Wednesday, October 28, 2009

The Nothing Artist

Maxwell DuVage seemed to come out of nowhere. One of the world's most famous artists, he suddenly appeared on late night talk shows and in the most popular magazines. It was understood that his work had been sold on the market for exorbitant sums of money at some point, but now collectors quietly hoarded his pieces and supposedly no one would even admit to owning any out of concern it might be stolen.

But just as quickly as he began enjoying the luxuries of celebrity, he ceased working.

"I think the greatest thing an artist can do now is nothing," he said once, on Jim Carmash's program, Saturday Midnight. "Art isn't a dead horse, it's dust." The crowd cheered.

He couldn't care less about the rumors circulating that he had never been an artist, various theories explaining that he was a con man who was more experienced in swindling lonely housewives and desperate husbands out of their life's savings or that he had destroyed his family and faked his own death to begin a new life under an assumed identity. He said the rumors were all the better for his art.

"Andy Warhol was the first to realize that the artist doesn't need to create his own art, I'm the first man to realize that the artist no longer needs to create any art."

His perfectly good looks put him straight into magazines like Visage. Men and women swooned in his presence, excited to be so near such a visionary genius. Within days of his second television appearance, he was a cultural phenomenon. It was nearly possible to avoid hearing about him. Simultaneously lauded as one of the greatest minds of his generation and one of the most incorrigible egoists, one thing was absolutely certain; he was one of the most famous people in the Western world.

One courageous reporter took it upon herself to uncover the truth behind DuVage's history. She managed to piece together the history of Maxwell DuVage and could find no reference to the man's existence prior to a Manhattan gala about one year prior to his first television appearance. Certainly, it had been said that DuVage had been "in the air" some time before reaching the recent heights of his celebrity, but it had been difficult to place him. Various art collectors claimed to have pieces of his work, but none were acknowledged by DuVage himself. Finally, the reporter had discovered that the individual posing as "Maxwell DuVage" must, in fact, be one Colin Feuwirth, and was certainly little more than a well-read con man.

An exhaustive exposé was published in the New Yorker, proving seemingly beyond a shadow of a doubt Feuwirth's duplicity. This news brought him out of a temporary slump in publicity, back on every late night talk show that could get him, back into every magazine he had the time for.

"It's true, I've never been a trained visual artist, I lied about my history and my body of work" he explained on Talking Tonight, "but is that what really matters?" Smiling, he calmly told Jimmy Waters, the host, "I think it's obvious to anyone that I am a great artist. In fact, I think this article just proves what a great artist I really am.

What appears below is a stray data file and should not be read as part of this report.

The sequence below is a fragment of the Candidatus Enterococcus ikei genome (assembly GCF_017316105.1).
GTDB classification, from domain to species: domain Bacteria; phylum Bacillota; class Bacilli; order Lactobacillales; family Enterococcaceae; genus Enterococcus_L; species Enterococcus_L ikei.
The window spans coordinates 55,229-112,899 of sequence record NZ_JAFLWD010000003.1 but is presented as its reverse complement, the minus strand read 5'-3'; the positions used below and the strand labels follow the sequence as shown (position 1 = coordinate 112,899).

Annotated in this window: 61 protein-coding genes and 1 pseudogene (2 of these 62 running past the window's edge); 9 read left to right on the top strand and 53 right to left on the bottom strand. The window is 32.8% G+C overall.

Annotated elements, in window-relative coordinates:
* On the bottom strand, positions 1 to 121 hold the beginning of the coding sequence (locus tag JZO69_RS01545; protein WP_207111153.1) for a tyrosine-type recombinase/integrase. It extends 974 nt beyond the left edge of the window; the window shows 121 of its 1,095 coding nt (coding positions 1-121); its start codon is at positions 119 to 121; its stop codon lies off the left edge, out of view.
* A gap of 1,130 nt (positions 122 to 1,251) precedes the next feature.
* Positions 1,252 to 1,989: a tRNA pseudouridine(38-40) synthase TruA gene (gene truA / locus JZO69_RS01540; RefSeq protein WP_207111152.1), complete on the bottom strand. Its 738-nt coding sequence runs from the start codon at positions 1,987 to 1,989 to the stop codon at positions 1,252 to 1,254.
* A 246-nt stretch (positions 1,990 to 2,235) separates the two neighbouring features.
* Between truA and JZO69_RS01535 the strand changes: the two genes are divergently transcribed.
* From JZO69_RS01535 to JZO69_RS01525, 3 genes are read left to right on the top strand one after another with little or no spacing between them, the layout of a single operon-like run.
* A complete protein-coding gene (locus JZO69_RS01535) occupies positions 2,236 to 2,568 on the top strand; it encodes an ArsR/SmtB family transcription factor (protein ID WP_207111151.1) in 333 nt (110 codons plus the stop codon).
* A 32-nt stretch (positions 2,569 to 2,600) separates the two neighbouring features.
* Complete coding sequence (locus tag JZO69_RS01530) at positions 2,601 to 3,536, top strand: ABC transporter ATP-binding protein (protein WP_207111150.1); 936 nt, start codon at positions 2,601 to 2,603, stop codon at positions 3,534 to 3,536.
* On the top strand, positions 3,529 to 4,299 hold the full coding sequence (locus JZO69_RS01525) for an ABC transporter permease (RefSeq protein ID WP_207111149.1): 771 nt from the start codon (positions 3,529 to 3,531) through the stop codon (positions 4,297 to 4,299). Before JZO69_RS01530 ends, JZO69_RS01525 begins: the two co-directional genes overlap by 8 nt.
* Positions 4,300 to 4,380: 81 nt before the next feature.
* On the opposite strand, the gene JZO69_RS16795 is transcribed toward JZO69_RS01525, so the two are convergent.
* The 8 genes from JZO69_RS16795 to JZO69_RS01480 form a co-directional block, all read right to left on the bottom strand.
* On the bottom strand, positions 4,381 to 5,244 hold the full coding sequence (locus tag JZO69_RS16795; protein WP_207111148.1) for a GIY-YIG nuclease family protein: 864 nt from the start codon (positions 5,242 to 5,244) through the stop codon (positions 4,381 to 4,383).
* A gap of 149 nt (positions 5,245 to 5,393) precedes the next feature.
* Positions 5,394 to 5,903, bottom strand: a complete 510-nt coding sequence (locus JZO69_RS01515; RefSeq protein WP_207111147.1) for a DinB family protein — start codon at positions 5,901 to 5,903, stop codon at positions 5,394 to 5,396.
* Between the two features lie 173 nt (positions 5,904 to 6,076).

"I truly am the greatest artist in the world, and now I can admit it."

Sunday, October 25, 2009


Driving in his car, heading home for the evening, Samuel loosened his tie from around his neck. Today had been the worst day at work yet. Franklin, the new hire, was entirely incapable of doing his job. As a result, Samuel was forced to take on an additional work load. He had seen this coming from the day Franklin had crawled out of his boss's office during the interviews for the position. Ronald immediately walked out of the office with starry, longing eyes. Samuel could see from his seat that Ronald wanted the best for Franklin. The interviews continued throughout the day, but those which followed Franklin never seemed to last as long as the ones which preceded him.

And all the women in the office loved him. Hugging him, kissing him, looking for excuses to visit his desk, which was right across from Samuel's. How could anyone ever get any work accomplished? The constant noise and cooing. It was too much. And when they weren't there, he wouldn't stop pestering Samuel with nonsense. And gurgling. Franklin would not stop gurgling.

He missed Elizabeth. During work he could just stop and stare at her. He could still remember when she began working across from him. Their occasional small talk became daily lunch breaks together when they became aware of their mutual dissatisfaction with the popularity of reality television. A short affair began, however never managed to leave the premises of their office. Unfortunately, they had not been aware of the security cameras installed by a paranoid member of upper-management as the memorandum announcing their presence in the office had not been sent out until the day after their installation. Ronald explained that the suggested course of action was that one of the two quit or otherwise they would both be fired.

"Well, it wouldn't be so bad if one of us quit," Elizabeth had said, smirking. "We could finally be forced to see each other out of the office."

But Samuel only stared back at her. He knew the passion would not continue outside of the office. Elizabeth's smile faded and the two sat in the office cafeteria in silence for the remainder of lunch. And when Elizabeth packed her things and cleared her desk, Samuel watched her with that same sad, silent disappointment.